Scott has relentlessly wooed the Oracle co-founder. The senator flew to Hawaii to meet with Ellison over the holidays and even name-checked him as a “mentor” in his announcement speech.
Now, Ellison is prepared to spend tens of millions of dollars on behalf of Scott.
As the saying goes, presidential campaigns don’t end, they run out of money. But that’s less of a factor when one of the world’s richest men is willing to part with tens of millions of dollars on a super PAC extending the life of a candidacy.
Ellison was hardly alone: Also in the stands, before being herded away by Scott campaign officials after the event, were a group of noticeably well-tailored individuals. The donors later convened at a restaurant on Charleston’s old market before attending another event with Scott on Tuesday morning at the luxe Hotel Bennett, where many of them stayed.
Lastly, there was Scott’s speech itself. There was alliterative call-and-response (“Victimhood or victory?”), there was entering the crowd at the end, there were testimonials to America’s greatness and there was the gospel of Jesus Christ, self-help and the power of positive thinking. It was the Black church meets the mega church, set to a Lee Greenwood-Thomas Jefferson soundtrack while Jack Kemp and Ronald Reagan smiled down from above over a Chick-fil-A lunch.
In other words, Scott happily railed against wokeness without ever saying the word “woke,” precisely the sort of messaging that will appeal to Republicans done with Trump who want a duller edge than DeSantis. That may not be enough for Scott to emerge as Trump’s top rival — let alone claim the nomination of a party craving the clenched first more than the open hand — but he could find a constituency.
Yes, Black Republicans have had boomlets before. But Herman Cain and Ben Carson didn’t begin with nearly $22 million in the bank and have Senate leaders and plutocrats, to say nothing of respected moderates such as former Tennessee Gov. Bill Haslam and former Colorado Sen. Cory Gardner at their announcements.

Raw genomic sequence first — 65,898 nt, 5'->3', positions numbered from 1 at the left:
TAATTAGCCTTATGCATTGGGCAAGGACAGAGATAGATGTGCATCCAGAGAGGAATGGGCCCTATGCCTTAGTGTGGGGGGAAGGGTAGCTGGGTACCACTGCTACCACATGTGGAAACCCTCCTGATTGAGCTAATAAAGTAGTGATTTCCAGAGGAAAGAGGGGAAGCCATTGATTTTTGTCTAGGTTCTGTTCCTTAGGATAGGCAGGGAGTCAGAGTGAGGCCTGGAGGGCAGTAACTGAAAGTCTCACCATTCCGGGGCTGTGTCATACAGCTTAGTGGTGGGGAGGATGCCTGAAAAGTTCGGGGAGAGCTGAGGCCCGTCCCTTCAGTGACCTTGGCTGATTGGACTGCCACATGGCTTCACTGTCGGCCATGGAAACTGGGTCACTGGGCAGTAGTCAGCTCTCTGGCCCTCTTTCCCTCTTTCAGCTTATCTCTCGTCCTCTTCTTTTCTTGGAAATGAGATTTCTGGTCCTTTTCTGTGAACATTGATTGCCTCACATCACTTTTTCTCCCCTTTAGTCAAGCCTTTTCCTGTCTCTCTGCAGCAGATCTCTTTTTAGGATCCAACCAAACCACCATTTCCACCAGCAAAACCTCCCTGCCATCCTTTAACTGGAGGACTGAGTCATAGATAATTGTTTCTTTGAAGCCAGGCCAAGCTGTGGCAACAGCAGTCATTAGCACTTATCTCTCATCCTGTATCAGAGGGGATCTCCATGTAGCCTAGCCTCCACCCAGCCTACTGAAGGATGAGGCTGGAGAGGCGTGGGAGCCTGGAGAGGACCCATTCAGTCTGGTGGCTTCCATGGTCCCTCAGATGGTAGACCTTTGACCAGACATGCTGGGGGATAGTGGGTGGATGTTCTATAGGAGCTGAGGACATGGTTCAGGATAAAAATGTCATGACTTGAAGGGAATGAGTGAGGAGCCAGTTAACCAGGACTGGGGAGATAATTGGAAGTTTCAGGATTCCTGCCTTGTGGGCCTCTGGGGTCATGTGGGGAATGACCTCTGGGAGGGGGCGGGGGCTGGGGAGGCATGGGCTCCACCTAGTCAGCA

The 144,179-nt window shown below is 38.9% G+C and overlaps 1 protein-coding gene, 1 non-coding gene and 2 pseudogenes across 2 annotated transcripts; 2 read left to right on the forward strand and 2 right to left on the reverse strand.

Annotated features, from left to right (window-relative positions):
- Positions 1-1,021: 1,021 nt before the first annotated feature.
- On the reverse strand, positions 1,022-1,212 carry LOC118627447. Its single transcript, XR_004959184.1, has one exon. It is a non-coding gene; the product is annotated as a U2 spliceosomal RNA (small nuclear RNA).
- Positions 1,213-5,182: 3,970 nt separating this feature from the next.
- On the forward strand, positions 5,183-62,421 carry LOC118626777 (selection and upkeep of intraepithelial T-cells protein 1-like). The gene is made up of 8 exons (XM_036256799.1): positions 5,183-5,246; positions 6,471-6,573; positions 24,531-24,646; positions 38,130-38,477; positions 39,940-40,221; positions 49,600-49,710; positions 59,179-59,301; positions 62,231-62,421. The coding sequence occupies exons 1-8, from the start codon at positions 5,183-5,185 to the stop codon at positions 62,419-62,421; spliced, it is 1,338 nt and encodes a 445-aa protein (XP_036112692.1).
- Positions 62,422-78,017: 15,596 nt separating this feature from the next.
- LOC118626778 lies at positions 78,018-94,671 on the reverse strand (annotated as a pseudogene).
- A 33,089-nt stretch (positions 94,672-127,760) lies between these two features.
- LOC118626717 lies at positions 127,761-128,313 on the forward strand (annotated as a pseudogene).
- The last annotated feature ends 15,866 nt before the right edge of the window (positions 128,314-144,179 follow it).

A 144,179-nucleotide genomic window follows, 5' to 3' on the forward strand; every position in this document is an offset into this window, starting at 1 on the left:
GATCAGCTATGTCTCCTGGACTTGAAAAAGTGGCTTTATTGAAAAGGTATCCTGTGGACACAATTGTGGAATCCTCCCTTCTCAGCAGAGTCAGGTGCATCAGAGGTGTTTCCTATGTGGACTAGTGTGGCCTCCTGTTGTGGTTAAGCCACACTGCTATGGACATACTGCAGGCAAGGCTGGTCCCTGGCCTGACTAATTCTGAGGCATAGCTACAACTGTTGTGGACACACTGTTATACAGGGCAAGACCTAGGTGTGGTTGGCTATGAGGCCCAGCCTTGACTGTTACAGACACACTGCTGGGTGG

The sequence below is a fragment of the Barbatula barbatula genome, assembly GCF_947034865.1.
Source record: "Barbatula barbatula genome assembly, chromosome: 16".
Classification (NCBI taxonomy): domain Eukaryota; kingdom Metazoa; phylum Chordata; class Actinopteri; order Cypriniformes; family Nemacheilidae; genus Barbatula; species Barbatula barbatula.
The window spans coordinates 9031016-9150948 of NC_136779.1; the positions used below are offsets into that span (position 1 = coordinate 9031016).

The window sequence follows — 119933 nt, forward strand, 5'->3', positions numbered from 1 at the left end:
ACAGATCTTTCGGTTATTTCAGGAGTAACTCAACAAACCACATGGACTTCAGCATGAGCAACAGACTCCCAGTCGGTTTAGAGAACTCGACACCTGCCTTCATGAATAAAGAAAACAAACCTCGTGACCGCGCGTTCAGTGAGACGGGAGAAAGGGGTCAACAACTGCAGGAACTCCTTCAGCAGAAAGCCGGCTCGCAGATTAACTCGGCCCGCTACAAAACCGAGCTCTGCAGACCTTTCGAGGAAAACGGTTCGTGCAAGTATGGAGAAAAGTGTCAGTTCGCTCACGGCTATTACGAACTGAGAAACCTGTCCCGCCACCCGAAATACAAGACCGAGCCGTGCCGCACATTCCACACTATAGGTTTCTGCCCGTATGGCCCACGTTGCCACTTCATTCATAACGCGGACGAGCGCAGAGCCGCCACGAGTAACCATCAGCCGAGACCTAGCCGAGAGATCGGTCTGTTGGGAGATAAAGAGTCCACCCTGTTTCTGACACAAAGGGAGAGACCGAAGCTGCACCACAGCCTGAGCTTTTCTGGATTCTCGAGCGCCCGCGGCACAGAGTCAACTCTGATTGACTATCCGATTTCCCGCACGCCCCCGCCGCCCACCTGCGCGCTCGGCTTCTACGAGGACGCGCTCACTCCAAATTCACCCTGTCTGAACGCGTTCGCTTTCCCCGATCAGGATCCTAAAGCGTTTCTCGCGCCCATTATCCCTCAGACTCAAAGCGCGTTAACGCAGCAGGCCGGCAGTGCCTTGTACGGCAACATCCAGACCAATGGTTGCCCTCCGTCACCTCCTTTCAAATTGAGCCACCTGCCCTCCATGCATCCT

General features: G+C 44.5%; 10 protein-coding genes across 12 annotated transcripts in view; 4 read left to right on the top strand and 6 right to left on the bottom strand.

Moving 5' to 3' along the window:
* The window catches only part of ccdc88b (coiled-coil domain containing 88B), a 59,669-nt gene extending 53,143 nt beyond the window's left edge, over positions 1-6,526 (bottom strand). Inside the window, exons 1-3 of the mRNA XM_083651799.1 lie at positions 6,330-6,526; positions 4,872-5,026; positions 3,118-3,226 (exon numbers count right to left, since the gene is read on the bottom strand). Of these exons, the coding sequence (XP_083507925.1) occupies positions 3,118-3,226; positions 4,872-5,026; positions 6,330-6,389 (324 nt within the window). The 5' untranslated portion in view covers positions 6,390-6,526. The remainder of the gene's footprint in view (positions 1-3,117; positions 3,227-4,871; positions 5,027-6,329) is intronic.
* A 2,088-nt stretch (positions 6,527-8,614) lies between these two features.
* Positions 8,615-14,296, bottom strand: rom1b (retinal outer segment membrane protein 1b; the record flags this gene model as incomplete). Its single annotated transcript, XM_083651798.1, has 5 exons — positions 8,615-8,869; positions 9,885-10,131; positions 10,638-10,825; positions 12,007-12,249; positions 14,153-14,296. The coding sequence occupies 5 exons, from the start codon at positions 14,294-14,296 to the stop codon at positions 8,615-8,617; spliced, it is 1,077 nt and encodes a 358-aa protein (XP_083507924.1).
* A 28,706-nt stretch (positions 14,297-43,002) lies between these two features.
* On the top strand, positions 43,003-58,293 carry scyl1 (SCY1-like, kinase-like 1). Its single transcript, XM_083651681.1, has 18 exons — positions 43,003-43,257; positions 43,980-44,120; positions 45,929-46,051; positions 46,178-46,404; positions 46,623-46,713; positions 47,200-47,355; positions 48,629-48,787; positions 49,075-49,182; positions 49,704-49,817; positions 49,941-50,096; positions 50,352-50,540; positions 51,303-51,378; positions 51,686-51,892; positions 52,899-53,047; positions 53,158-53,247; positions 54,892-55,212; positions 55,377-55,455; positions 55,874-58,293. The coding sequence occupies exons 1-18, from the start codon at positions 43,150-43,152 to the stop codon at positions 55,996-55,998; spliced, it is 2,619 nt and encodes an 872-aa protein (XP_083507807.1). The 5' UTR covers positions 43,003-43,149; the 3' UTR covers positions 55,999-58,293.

Another reveal this week came from the emerging Hamlet-on-the-James, Virginia Gov. Glenn Youngkin. Axios reported — right as Scott launched and DeSantis was preparing to — that Youngkin was again considering a presidential bid. The story irritated some members of the governor’s inner circle, who want to focus on Virginia’s legislative midterms this fall, but what was striking was their denials stopped short of, well, actually denying that he will get in the race.
Youngkin’s refusal to fully rule out a 2024 bid illustrates both how much he wants to keep the option open and the lingering hunger in the top ranks of the party for another option. That said — and insert a trigger warning here for veterans of the Wes Clark, Rick Perry and Michael Bloomberg campaigns — late entrants have invariably flopped in modern primaries.
But, again, this is all delightful to Trump, who is thrilled about the prospect of more candidates carving up the opposition. Never one for subtext, the former president responded to Scott’s entry by gleefully saying the primary “is rapidly loading up with lots of people.”
Lastly, there was one other sign this week of Trump’s unique strength in the GOP, but you may have had to look for it. It was when former South Carolina Gov. Nikki Haley used an appearance before reporters in New Hampshire to target DeSantis for “copying Trump” with his speaking style and even “his hand gestures.”
It was an admission from Haley, the first candidate after the former president to enter the race, that she’s not breaking through and must dislodge DeSantis to take on Trump. It was also an illustration of how little regard the other Republicans in the race have for DeSantis and the risk the Florida governor faces of these candidates cutting a deal with Trump to stay in the race and divide up the vote in exchange for some promise of, say, the vice-presidency or wokeness czar.